Growing up without a nurturing and supportive father can lead a daughter to become insecure. In her paper titled “Fatherless Women: What Happens to the Adult Woman Who Was Raised Without Her Father,” Gabriella Kortsch, Ph.D., says that a girl’s self-worth is often reflected in her father’s behavior towards her. A woman who had a positive relationship with her dad is likely to be self-confident, while a woman who lacked this validation may struggle with low self-esteem. This could make it harder for her to overcome challenges throughout her life. 

Kortsch also discusses three types of love relationships that adult women may have if they experienced emotional absence from their fathers. In the first type, “The Multi-Faceted Arena of Relationships,” women who lack validation for themselves may seek it through sexual relationships with men until they feel accepted by the “right” one. In the second type “Marrying ‘Daddy,'” women may seek out older partners as a way to find the father figure they never had. And in the third type, “Avoiding Engaging Emotions,” women may choose to avoid emotional involvement with men and focus on their careers instead. 

A complex relationship with a father can have a negative impact on sexual behavior as well. A 2013 study published in the Journal of Personality and Social Psychology found that when fathers are absent or not very involved in their daughters’ lives, it can lead to risky sexual behavior in women, such as being more sexually permissive and having negative attitudes towards using protection.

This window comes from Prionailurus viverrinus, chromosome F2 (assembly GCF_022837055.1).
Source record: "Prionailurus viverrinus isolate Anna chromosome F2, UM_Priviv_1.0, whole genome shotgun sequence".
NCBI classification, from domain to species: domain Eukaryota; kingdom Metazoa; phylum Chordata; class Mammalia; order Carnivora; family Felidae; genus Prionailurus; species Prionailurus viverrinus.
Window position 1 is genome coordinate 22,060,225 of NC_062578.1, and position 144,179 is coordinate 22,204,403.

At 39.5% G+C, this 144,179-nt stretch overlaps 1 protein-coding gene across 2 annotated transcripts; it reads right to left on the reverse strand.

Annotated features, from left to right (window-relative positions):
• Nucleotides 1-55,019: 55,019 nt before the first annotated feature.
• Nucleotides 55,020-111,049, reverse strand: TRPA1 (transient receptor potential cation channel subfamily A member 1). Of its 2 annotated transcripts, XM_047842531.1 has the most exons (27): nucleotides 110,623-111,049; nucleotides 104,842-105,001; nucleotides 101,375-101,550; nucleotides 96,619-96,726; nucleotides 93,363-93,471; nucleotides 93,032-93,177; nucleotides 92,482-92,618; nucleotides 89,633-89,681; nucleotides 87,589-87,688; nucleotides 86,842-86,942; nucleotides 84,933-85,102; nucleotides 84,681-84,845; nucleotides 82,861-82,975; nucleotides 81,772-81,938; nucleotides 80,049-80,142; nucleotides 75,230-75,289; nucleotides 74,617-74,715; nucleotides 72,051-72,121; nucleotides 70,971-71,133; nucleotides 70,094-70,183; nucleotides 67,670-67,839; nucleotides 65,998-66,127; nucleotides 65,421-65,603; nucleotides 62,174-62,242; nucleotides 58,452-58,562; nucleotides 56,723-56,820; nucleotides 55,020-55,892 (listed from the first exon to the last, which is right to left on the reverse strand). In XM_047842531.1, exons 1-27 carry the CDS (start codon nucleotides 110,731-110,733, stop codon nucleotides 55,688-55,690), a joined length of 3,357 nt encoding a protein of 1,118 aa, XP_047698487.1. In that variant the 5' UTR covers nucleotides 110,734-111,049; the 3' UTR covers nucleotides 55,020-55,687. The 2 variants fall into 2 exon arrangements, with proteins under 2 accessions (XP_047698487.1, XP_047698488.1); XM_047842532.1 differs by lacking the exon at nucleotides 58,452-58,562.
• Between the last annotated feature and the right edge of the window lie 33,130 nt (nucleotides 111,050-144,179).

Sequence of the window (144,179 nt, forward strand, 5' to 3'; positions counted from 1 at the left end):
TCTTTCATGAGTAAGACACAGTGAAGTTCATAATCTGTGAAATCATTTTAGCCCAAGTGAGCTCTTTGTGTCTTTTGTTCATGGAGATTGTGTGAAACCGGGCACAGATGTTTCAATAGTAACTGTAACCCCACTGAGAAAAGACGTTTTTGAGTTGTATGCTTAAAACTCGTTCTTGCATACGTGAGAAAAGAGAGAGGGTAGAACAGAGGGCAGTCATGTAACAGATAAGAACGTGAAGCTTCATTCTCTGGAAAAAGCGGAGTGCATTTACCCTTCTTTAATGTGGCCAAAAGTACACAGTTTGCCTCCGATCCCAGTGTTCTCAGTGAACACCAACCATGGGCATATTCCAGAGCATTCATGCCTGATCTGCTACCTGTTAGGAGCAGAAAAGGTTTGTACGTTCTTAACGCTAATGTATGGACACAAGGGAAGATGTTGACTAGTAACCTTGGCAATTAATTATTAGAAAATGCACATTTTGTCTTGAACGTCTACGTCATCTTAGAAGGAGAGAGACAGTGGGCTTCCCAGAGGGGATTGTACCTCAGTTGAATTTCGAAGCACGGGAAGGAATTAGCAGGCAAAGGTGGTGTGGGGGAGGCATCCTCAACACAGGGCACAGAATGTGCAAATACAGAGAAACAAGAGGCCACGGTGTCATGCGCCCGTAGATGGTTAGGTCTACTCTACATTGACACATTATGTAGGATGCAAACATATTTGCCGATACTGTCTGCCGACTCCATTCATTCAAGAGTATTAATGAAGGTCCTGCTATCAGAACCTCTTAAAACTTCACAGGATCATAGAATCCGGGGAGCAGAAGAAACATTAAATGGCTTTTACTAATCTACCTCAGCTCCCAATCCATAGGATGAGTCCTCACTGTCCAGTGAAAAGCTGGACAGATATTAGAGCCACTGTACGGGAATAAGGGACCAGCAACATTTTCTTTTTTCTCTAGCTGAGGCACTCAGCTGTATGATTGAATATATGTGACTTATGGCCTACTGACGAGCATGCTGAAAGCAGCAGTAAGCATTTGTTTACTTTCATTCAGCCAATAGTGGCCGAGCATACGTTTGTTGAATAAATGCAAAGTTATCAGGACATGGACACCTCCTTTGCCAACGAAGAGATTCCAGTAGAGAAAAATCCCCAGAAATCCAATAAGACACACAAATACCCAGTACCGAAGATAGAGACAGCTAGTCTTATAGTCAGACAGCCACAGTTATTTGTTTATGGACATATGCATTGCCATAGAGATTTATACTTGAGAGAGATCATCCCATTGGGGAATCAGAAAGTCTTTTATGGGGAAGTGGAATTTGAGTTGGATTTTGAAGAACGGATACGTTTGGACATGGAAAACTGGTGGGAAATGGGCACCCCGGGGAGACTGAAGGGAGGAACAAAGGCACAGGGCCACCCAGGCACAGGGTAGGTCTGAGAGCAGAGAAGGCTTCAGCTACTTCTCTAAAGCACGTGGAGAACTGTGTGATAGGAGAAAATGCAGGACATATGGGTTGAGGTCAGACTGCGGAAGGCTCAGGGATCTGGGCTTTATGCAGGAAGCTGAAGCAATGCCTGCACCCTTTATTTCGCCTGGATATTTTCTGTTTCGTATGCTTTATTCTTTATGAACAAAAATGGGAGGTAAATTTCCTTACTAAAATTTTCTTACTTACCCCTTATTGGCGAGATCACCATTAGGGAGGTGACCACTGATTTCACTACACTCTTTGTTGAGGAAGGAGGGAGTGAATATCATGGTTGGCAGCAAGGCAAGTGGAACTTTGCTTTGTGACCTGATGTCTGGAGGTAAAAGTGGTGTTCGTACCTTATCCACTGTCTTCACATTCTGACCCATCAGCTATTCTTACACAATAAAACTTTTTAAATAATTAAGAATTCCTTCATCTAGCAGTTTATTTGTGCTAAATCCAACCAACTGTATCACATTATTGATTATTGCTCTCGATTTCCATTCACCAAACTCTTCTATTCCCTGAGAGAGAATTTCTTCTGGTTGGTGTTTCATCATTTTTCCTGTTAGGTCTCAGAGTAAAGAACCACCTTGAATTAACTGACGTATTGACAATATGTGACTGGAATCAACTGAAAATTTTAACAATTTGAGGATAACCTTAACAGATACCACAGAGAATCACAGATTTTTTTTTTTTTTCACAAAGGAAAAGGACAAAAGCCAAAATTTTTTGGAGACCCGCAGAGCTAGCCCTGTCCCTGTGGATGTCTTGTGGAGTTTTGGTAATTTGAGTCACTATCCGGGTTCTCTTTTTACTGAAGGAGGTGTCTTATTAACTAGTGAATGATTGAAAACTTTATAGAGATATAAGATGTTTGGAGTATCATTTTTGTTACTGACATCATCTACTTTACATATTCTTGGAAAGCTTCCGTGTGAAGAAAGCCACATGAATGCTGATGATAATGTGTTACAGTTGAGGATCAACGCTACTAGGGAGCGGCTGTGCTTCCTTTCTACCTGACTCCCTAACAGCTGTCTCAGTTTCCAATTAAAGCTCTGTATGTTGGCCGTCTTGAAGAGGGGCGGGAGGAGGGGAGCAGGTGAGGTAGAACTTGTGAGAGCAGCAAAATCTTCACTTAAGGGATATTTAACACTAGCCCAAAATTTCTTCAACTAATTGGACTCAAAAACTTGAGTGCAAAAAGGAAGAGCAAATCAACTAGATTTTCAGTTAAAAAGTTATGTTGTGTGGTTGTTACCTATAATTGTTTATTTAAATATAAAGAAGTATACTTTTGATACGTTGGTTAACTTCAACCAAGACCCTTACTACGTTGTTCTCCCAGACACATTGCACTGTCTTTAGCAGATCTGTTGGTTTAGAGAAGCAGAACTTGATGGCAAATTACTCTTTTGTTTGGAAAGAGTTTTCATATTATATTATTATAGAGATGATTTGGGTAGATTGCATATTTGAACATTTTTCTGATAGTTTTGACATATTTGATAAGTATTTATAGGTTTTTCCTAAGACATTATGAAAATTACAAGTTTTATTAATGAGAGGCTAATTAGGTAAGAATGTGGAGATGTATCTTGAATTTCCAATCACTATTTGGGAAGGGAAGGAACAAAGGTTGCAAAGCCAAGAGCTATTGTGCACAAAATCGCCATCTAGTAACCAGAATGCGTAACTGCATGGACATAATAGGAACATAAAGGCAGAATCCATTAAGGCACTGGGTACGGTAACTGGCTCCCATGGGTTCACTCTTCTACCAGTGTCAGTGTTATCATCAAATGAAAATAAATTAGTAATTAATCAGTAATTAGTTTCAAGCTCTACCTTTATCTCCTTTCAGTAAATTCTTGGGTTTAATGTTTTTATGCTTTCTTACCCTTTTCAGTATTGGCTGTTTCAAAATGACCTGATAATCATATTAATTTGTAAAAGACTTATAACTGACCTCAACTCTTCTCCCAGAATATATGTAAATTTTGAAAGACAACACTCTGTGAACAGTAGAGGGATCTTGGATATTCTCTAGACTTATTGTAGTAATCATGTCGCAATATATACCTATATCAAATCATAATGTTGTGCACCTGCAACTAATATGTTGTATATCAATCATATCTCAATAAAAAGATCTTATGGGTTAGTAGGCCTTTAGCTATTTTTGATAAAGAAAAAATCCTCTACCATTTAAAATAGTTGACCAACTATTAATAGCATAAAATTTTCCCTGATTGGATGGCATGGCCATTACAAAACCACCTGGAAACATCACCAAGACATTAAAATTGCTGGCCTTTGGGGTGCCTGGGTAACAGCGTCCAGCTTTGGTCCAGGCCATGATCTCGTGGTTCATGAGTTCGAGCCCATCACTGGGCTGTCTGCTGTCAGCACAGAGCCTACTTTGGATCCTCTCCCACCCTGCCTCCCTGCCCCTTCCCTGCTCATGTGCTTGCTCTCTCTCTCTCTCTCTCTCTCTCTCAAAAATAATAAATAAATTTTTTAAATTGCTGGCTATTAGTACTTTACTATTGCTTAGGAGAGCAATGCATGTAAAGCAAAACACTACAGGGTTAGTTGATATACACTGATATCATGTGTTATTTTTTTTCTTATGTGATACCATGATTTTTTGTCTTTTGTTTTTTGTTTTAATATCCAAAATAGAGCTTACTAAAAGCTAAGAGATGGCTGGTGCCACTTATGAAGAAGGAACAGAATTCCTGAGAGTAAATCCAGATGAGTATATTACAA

While the term “daddy issues” often describes women’s attachment issues in a relationship, it’s important to note that this is not a female-only problem. “Father Complex” was clinically used to refer to men who had distrusting, toxic relationships with their fathers and struggled with approval. Now psychologists realize it is not just related to males. Since then, society has colloquialized the term into “daddy issues.” A 2013 dissertation from Drexel University found that “men who grew up with an absent or emotionally distant father reported a range of issues, including the lack of a male role model, feelings of inadequacy such as a lack of self-confidence and self-esteem, and a quest in adulthood to find father substitutes.”